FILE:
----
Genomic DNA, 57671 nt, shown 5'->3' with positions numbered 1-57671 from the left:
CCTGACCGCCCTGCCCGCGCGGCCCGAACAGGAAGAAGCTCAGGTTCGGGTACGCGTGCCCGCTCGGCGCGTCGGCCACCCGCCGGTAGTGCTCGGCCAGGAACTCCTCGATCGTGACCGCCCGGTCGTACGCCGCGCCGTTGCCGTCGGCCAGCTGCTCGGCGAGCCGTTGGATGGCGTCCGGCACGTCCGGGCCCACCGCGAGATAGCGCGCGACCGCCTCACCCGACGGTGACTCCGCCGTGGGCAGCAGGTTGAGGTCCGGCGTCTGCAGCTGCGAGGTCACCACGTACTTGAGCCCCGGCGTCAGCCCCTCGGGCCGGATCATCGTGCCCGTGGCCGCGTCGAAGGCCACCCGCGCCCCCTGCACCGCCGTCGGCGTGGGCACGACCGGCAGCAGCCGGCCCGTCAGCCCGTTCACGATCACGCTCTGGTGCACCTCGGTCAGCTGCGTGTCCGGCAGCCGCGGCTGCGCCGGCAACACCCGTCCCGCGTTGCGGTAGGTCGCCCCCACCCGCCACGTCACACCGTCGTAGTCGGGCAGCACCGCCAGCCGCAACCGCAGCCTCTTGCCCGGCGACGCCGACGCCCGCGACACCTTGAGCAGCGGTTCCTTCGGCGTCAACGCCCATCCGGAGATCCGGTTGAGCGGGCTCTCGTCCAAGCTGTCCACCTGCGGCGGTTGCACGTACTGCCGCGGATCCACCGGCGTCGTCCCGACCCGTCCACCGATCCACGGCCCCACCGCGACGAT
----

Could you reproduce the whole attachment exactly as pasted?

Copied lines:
Genomic DNA, 57671 nt, shown 5'->3' with positions numbered 1-57671 from the left:
CCTGACCGCCCTGCCCGCGCGGCCCGAACAGGAAGAAGCTCAGGTTCGGGTACGCGTGCCCGCTCGGCGCGTCGGCCACCCGCCGGTAGTGCTCGGCCAGGAACTCCTCGATCGTGACCGCCCGGTCGTACGCCGCGCCGTTGCCGTCGGCCAGCTGCTCGGCGAGCCGTTGGATGGCGTCCGGCACGTCCGGGCCCACCGCGAGATAGCGCGCGACCGCCTCACCCGACGGTGACTCCGCCGTGGGCAGCAGGTTGAGGTCCGGCGTCTGCAGCTGCGAGGTCACCACGTACTTGAGCCCCGGCGTCAGCCCCTCGGGCCGGATCATCGTGCCCGTGGCCGCGTCGAAGGCCACCCGCGCCCCCTGCACCGCCGTCGGCGTGGGCACGACCGGCAGCAGCCGGCCCGTCAGCCCGTTCACGATCACGCTCTGGTGCACCTCGGTCAGCTGCGTGTCCGGCAGCCGCGGCTGCGCCGGCAACACCCGTCCCGCGTTGCGGTAGGTCGCCCCCACCCGCCACGTCACACCGTCGTAGTCGGGCAGCACCGCCAGCCGCAACCGCAGCCTCTTGCCCGGCGACGCCGACGCCCGCGACACCTTGAGCAGCGGTTCCTTCGGCGTCAACGCCCATCCGGAGATCCGGTTGAGCGGGCTCTCGTCCAAGCTGTCCACCTGCGGCGGTTGCACGTACTGCCGCGGATCCACCGGCGTCGTCCCGACCCGTCCACCGATCCACGGCCCCACCGCGACGAT